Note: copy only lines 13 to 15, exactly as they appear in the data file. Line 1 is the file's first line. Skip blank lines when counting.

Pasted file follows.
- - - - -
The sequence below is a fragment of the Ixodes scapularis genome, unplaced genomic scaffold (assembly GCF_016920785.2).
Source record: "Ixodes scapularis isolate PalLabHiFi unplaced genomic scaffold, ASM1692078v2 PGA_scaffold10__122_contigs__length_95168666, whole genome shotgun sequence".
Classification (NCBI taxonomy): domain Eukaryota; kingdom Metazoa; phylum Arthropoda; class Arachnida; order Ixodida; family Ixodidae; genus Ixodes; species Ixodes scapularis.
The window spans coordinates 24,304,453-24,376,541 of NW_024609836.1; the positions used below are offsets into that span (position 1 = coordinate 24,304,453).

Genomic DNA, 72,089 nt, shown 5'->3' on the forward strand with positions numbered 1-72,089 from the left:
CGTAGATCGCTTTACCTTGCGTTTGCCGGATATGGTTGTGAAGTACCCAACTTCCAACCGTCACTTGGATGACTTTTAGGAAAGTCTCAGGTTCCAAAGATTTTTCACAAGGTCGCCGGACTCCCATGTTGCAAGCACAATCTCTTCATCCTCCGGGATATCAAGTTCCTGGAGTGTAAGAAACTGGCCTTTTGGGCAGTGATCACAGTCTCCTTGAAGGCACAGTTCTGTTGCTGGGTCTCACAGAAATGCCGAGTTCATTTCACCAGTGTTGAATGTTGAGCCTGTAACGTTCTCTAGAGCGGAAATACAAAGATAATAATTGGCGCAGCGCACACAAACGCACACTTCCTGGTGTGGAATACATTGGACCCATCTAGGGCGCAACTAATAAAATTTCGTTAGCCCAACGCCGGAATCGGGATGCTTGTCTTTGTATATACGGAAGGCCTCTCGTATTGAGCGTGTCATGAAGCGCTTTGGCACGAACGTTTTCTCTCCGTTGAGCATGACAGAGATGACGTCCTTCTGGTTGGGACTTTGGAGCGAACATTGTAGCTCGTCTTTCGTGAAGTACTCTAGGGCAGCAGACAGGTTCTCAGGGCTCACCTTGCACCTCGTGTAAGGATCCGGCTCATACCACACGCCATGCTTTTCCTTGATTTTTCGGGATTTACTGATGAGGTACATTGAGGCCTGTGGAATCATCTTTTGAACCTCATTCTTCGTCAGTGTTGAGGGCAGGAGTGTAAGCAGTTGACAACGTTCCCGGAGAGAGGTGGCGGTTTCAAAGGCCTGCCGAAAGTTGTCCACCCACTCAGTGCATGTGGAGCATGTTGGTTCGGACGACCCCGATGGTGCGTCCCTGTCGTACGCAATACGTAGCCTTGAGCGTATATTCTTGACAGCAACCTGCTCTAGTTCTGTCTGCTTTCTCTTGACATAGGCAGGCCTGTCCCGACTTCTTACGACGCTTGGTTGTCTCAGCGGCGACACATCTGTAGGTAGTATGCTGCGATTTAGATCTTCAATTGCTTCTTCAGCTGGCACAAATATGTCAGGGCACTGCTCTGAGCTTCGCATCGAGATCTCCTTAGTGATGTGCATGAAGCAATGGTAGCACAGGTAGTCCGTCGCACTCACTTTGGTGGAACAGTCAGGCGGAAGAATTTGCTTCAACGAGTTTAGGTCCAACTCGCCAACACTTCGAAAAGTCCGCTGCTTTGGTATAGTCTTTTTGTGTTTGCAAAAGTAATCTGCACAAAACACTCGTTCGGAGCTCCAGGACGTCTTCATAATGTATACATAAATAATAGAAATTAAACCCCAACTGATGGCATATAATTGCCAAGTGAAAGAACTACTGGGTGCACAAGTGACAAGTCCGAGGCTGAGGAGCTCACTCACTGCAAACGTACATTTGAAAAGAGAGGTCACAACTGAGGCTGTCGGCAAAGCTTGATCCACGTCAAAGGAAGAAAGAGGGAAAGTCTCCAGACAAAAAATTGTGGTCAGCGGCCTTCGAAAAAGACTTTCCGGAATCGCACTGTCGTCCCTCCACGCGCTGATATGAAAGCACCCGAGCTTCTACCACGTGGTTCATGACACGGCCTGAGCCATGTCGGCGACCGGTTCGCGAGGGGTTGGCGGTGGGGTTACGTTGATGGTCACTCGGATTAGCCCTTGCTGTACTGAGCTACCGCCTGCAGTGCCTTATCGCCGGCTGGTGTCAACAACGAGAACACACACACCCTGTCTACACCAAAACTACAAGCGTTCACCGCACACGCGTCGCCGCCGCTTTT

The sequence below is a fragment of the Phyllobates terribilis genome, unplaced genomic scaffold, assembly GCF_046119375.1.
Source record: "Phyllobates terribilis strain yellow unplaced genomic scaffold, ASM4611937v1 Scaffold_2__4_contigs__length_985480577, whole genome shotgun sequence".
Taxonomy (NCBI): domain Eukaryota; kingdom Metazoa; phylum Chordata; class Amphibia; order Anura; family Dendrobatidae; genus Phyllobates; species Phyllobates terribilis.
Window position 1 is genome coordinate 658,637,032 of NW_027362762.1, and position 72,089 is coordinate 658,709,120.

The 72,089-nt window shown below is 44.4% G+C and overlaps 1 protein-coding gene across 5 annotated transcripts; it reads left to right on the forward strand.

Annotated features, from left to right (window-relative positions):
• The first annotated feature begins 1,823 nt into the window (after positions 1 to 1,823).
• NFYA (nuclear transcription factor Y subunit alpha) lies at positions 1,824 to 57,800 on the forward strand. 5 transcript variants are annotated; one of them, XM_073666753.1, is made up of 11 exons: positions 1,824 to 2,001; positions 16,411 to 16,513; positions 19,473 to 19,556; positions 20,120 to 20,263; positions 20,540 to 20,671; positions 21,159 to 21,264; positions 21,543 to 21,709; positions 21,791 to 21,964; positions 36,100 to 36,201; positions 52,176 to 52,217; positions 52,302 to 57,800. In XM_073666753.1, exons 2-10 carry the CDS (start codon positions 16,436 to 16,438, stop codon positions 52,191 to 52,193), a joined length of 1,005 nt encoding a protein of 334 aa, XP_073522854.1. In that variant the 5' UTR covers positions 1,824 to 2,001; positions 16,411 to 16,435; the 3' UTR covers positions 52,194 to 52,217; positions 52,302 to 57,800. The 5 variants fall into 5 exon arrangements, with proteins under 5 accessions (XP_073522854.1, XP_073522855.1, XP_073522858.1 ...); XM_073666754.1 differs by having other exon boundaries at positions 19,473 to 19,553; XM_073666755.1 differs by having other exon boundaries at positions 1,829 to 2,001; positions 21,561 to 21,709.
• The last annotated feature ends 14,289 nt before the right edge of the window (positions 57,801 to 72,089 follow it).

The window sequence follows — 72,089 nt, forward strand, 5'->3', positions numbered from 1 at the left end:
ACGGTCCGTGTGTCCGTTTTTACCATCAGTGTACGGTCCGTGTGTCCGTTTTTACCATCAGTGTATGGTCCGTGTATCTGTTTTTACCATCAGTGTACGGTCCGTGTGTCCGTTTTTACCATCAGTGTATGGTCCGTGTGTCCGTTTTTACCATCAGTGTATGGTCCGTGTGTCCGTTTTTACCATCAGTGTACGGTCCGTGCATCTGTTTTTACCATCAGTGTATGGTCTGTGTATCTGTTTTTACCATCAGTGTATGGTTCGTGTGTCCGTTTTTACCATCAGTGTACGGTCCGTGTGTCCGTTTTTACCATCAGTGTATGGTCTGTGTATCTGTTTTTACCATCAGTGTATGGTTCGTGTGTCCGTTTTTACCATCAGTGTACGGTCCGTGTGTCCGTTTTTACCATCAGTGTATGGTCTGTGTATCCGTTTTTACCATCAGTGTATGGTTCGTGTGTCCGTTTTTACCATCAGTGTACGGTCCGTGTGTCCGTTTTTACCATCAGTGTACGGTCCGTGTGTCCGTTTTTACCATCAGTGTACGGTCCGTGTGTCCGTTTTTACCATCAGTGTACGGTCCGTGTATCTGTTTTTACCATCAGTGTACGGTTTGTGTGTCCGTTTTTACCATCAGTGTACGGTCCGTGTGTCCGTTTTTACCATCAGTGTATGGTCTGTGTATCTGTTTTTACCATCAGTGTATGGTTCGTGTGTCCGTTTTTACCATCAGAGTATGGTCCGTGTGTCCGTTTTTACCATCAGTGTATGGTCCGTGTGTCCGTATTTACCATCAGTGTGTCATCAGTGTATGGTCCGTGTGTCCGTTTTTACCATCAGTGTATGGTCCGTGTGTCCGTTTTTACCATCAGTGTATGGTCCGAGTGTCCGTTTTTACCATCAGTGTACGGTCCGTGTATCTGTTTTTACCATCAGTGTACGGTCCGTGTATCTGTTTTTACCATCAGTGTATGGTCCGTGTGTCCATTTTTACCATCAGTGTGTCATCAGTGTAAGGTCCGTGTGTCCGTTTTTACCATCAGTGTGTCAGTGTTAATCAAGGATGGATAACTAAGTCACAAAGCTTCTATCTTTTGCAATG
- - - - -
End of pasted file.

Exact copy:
• The first annotated feature begins 1,823 nt into the window (after positions 1 to 1,823).
• NFYA (nuclear transcription factor Y subunit alpha) lies at positions 1,824 to 57,800 on the forward strand. 5 transcript variants are annotated; one of them, XM_073666753.1, is made up of 11 exons: positions 1,824 to 2,001; positions 16,411 to 16,513; positions 19,473 to 19,556; positions 20,120 to 20,263; positions 20,540 to 20,671; positions 21,159 to 21,264; positions 21,543 to 21,709; positions 21,791 to 21,964; positions 36,100 to 36,201; positions 52,176 to 52,217; positions 52,302 to 57,800. In XM_073666753.1, exons 2-10 carry the CDS (start codon positions 16,436 to 16,438, stop codon positions 52,191 to 52,193), a joined length of 1,005 nt encoding a protein of 334 aa, XP_073522854.1. In that variant the 5' UTR covers positions 1,824 to 2,001; positions 16,411 to 16,435; the 3' UTR covers positions 52,194 to 52,217; positions 52,302 to 57,800. The 5 variants fall into 5 exon arrangements, with proteins under 5 accessions (XP_073522854.1, XP_073522855.1, XP_073522858.1 ...); XM_073666754.1 differs by having other exon boundaries at positions 19,473 to 19,553; XM_073666755.1 differs by having other exon boundaries at positions 1,829 to 2,001; positions 21,561 to 21,709.
• The last annotated feature ends 14,289 nt before the right edge of the window (positions 57,801 to 72,089 follow it).